17. Jan 23, 2009 #16

    mgb_phys

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    No you only need the operating system in one place.
    Each drive does need to be partitioned and formated. Your drive will already have a single partition from before (so no need to do anything for that), then formating it just resets it to be marked blank and so new files can be written.

    The computer's hardware (in this case the disk controller) tells the operating system how many drives are fitted and the operating system reads the directory table from the beginning of each to find which files are on it.
     
  18. Feb 16, 2009 #17
    BCWipe will actually shred the files on your hard drive making them non-recoverable in any manner. It will run up to 7 passes on the selected hard drive to ensure nothing is salvagable. I've only run it on the "free space" of my hard drives. After it successfully completes the 1st pass, my file scavenger application could no longer recover any files, but if you want to be cautious, allow it to run all 7 passes.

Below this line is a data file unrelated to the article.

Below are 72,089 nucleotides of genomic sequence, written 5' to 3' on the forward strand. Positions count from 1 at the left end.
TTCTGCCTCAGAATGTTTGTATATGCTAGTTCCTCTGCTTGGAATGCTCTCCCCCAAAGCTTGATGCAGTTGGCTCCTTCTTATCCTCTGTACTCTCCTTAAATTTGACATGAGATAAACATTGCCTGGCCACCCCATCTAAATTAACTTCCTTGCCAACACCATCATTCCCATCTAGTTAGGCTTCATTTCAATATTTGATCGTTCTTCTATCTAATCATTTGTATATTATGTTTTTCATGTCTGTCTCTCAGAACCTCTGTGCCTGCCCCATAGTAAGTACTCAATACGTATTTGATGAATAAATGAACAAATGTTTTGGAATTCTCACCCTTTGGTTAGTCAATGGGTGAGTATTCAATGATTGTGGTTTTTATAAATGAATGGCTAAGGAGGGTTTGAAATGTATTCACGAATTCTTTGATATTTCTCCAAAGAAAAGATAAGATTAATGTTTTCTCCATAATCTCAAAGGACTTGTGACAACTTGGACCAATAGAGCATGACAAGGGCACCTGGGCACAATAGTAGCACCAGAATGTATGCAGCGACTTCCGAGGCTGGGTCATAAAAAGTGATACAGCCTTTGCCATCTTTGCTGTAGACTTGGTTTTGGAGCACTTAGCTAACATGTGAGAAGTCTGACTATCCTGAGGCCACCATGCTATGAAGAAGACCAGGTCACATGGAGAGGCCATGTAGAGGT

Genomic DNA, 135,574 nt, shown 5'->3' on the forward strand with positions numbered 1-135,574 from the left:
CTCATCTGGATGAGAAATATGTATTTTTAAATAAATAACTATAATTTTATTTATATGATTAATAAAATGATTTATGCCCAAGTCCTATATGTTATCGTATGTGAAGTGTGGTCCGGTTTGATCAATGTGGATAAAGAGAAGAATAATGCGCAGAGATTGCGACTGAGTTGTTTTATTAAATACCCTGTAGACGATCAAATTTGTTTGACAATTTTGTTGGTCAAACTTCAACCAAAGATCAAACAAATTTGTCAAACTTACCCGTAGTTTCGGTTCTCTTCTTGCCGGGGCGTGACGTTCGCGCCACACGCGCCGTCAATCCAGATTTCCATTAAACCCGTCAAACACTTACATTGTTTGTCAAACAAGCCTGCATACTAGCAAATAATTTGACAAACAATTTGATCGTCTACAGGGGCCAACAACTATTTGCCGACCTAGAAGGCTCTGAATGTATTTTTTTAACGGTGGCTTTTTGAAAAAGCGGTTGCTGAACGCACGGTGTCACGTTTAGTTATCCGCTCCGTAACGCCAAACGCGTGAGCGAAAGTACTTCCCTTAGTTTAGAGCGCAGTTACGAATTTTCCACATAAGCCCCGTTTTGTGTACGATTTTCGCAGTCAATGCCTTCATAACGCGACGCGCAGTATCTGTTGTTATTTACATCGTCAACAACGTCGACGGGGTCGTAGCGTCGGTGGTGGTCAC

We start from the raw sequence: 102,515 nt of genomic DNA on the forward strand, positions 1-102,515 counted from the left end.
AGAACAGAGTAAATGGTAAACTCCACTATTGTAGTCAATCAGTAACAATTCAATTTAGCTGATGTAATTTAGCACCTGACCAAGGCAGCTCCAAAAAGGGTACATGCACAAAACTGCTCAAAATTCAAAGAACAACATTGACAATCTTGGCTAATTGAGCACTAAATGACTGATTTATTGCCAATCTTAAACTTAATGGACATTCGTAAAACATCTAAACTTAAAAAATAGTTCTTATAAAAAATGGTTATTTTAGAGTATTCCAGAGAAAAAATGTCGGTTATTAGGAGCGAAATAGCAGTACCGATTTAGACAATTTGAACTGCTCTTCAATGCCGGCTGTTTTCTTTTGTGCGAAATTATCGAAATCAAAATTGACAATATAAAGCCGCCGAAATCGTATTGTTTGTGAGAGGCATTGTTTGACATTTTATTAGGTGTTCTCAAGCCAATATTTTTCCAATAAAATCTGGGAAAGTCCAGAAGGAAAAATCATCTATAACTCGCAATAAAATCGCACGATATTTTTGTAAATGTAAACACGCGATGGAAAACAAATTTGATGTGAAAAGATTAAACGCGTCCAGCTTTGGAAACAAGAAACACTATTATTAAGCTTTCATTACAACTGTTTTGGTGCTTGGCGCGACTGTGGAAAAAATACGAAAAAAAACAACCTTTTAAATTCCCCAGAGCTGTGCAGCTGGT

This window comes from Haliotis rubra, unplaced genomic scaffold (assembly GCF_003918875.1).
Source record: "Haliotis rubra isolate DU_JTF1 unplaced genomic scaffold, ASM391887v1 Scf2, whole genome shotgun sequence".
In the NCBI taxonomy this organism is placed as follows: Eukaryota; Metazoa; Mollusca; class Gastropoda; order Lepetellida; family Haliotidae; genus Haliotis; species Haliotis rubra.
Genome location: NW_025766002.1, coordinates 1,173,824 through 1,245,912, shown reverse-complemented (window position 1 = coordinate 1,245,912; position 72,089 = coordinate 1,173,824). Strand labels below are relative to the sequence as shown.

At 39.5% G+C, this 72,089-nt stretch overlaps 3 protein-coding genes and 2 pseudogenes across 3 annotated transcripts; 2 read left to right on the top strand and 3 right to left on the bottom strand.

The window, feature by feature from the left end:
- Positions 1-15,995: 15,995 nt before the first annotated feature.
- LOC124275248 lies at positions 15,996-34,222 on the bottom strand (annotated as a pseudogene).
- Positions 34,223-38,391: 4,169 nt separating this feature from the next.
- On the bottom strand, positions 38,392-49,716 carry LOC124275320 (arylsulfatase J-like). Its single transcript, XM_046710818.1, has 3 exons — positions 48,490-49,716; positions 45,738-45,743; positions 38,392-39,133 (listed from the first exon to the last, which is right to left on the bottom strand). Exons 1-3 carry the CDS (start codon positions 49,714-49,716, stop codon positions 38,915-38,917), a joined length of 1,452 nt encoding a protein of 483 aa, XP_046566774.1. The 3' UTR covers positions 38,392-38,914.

Here’s a link to the download…

    http://www.freedownloadscenter.com/Utilities/File_Cleanup_Utilities/BCWipe_Download.html
     
  19. Feb 17, 2009 #18

    Boot a Linux Recover Floppy (or CD) like the "tomsrtbt",
    and execute "dd if=/dev/zero bs=16025b of=/dev/your_drive" .
    It's enough for your needs, it is fast, and free of viruses.
     
  20. Feb 19, 2009 #19
    I really like Darik's Boot and Nuke. You download it, burn to a CD, then boot that CD. Type "autonuke" and it'll completely wipe and overwrite every drive it can find. I believe it uses 3 passes of psuedorandom data by default, which as said is overkill, but it is simple and easy. Be warned, it'll wipe every drive you have connected by default, so make sure you physically disconnect any drives you don't want wiped. Or you can not use autonuke, and actually pick the drive you want to wipe.
     
  21. Sep 24, 2009 #20

    mheslep

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    Old thread but if anybody is browsing: use /dev/random for the source instead of /dev/zero. Even better, the linux program wipe will do this for you, make multiple overwrites, etc. wipe is available on many of the canned boot CD Linuxes, such as knoppix.